A lot can change in a decade.  Manufacturers and contractors – especially those with multiple employees – are no exception.  A 1980 court decision stated that “Injury occurring more than ten years after the performance of the negligent act simply forms no basis for recovery.  The injured party literally has no cause of action.”

Some states have SORs which “explicitly provide immunity to product manufacturers once a certain period of time has passed since the product was manufactured,” writes Levy.  “New Jersey provides no specific statutory protection to product manufacturers.”  This decision, however, suggests that the protections of SOR may be extended to product manufacturers as well. 

Tuesday, April 13, 2010

Another Blow for Irvington

If you need help understanding the correlation between lawsuit abuse, higher taxes, and reduced services, this one is for you. 

Consider ledes from two Star-Ledger articles, published days apart:


“Facing multi-million dollar deficits due to cuts in state aid and reduced revenue from other sources, the township has sent out layoff notices to 20 police officers and 10 firefighters… Although the township is working to close a roughly $5 million budget gap for the fiscal year ending June 30, the layoffs would trim just $132,000 from that budget,” (Richard Khavkine/ The Star-Ledger, 4/9/10).


“A Superior Court appeals panel has turned back Irvington’s attempt to get reimbursed by its insurance company for a $5 million personal injury award that it paid out to a township woman injured by an electrical shock,” (Richard Khavkine/The Star-Ledger, 4/13/10).


The $5 million personal injury award was paid to Chantel Porras, a township resident who was injured when she received a shock when she tried to move a fire department water pump left in a family member’s flooded basement nine years ago.  Porras was initially awarded $100,000 after non-binding arbitration.  She then demanded a jury trial, which resulted in a $5 million judgment against the township in 2006.  A trial judge reduced the amount to $1 million, only to have the $5 million amount reinstated on appeal. 

Adding insult to injury for Irvington, the township’s insurance company denied coverage for the verdict and refused to pay the award, citing the township’s “lack of cooperation” throughout the proceedings.  The State Superior Court’s Chancery Division sided with the insurance company.  The entire burden of what Mayor Wayne Smith said could place yet another stronghold on the Township’s budget is theirs to absorb.  Interest has been accruing on the judgment since the Irvington’s final appeal to the state Supreme Court was denied in October – at a rate of $550 a day.  Severely strapped for cash, the Township bonded $5.4 million to pay the plaintiff’s judgment and interest.  Mayor Smith said that 20 police officers and 10 firefighters might be laid off to bridge Irvington’s budget shortfall – which amounts to roughly $5 million.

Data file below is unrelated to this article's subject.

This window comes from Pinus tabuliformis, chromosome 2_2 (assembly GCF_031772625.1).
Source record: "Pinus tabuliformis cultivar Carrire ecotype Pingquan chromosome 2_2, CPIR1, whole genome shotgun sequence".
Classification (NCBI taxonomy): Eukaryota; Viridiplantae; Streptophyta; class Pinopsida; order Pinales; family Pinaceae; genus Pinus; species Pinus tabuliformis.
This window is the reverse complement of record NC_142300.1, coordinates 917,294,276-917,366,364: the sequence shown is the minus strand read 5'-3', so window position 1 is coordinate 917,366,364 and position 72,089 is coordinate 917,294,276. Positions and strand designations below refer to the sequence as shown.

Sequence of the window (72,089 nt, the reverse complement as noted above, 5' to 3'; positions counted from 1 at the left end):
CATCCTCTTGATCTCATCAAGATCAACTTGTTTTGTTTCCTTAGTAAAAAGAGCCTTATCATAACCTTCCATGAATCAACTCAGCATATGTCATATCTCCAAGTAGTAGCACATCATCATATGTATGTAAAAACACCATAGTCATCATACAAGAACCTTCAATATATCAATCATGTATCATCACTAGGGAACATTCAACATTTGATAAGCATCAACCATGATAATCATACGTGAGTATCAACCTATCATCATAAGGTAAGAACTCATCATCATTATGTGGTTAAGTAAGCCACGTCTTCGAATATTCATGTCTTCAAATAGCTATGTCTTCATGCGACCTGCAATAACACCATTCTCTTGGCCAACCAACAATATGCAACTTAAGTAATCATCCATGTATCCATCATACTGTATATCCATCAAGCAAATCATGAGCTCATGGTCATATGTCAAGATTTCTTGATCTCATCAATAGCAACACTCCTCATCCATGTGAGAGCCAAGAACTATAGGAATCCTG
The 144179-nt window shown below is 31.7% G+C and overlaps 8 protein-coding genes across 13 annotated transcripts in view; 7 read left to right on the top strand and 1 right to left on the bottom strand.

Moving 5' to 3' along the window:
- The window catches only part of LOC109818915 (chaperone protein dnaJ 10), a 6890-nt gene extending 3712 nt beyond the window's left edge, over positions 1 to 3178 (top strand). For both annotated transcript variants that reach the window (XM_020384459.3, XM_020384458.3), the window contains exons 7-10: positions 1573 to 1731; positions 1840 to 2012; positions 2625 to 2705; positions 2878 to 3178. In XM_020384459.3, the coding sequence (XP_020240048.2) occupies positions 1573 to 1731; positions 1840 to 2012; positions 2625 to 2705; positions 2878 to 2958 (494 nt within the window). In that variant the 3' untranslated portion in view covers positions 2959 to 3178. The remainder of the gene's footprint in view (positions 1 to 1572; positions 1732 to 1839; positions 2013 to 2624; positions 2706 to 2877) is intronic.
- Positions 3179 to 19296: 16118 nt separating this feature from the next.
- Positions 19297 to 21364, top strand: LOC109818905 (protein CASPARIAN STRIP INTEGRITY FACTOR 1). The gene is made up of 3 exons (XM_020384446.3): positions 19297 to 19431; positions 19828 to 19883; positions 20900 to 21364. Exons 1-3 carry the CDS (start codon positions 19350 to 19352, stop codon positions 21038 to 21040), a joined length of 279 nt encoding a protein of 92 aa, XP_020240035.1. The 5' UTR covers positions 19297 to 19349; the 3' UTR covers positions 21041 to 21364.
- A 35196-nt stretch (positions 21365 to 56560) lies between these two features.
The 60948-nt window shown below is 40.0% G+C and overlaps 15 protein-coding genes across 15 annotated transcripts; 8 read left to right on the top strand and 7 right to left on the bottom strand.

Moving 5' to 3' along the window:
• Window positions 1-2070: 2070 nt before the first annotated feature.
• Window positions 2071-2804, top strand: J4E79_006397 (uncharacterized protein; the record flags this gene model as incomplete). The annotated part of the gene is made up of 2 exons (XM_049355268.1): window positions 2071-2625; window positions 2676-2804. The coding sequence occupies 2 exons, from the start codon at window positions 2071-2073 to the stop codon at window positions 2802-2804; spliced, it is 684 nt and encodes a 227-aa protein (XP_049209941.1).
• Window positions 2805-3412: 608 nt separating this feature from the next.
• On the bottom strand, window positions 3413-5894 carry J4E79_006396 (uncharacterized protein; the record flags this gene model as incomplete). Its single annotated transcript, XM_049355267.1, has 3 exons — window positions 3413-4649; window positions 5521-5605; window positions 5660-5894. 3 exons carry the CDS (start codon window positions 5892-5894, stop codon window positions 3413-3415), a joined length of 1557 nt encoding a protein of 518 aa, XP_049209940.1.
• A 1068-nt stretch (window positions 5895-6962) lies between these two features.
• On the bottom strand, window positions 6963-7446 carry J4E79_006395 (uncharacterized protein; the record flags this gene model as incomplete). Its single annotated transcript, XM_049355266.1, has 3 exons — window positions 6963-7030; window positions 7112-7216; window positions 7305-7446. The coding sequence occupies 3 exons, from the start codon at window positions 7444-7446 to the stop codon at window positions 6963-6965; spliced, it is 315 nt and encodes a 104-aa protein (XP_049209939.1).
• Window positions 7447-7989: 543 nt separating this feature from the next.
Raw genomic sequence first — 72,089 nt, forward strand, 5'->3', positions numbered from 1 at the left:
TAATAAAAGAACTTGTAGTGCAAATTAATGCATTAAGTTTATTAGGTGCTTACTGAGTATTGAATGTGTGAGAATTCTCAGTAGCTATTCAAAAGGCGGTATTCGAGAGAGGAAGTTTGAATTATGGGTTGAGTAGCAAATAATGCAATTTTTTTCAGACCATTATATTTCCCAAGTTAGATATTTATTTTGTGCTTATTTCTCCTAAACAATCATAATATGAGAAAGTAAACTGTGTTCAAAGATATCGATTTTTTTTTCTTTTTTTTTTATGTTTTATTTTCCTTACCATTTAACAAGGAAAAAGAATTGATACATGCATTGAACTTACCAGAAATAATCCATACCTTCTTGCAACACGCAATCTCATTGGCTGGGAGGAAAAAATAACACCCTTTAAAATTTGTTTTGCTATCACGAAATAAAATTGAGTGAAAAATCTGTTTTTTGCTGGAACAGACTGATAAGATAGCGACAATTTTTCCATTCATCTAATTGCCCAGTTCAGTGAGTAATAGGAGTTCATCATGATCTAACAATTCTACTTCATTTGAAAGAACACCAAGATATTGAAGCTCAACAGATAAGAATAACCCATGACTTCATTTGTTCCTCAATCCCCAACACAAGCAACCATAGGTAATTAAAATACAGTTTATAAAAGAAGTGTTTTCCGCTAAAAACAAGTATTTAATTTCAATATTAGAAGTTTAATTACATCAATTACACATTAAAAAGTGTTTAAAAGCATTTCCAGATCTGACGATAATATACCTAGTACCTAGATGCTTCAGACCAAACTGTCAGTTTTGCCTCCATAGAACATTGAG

In a letter to Mayor Smith, Councilman David Lyons said that Irvington residents – who have seen a 25% reduction in violent crime over last year – said that there’s still much work to be done, and staffing reductions in police and fire could hamper these efforts.  “Our citizens already complain about very poor police response time.  This will no doubt jeopardize the public’s safety and well being.” 

Municipalities’ seemingly bottomless pockets make them an attractive scapegoat in situations such as this one.  Ms. Porras initially sued a number of entities after her accident: the fire department, the property owners, and the pump’s manufacturer were all in addition to Irvington Township.  She later dropped the suit against all parties except for the Township.  In addition to the judgment, the taxpayers are footing the bill for the numerous rounds of litigation involving both Ms. Porras and the insurance company which refused to pay.  Of course Ms. Porras should be fairly compensated for her injuries.  But it isn’t fair compensation when a plaintiff only wants to be compensated from the largest potential revenue source. 

Corporations can raise prices or cease manufacturing of certain products in liability cases in order to pay large verdicts (see Accutane post) and avoid bankruptcy.  Options for municipalities are even bleaker: raise taxes or cut services.  Period.  And in municipalities which struggle to attract a tax base and have a large concentration of residents living in poverty, lawsuit abuse can have devastating effects.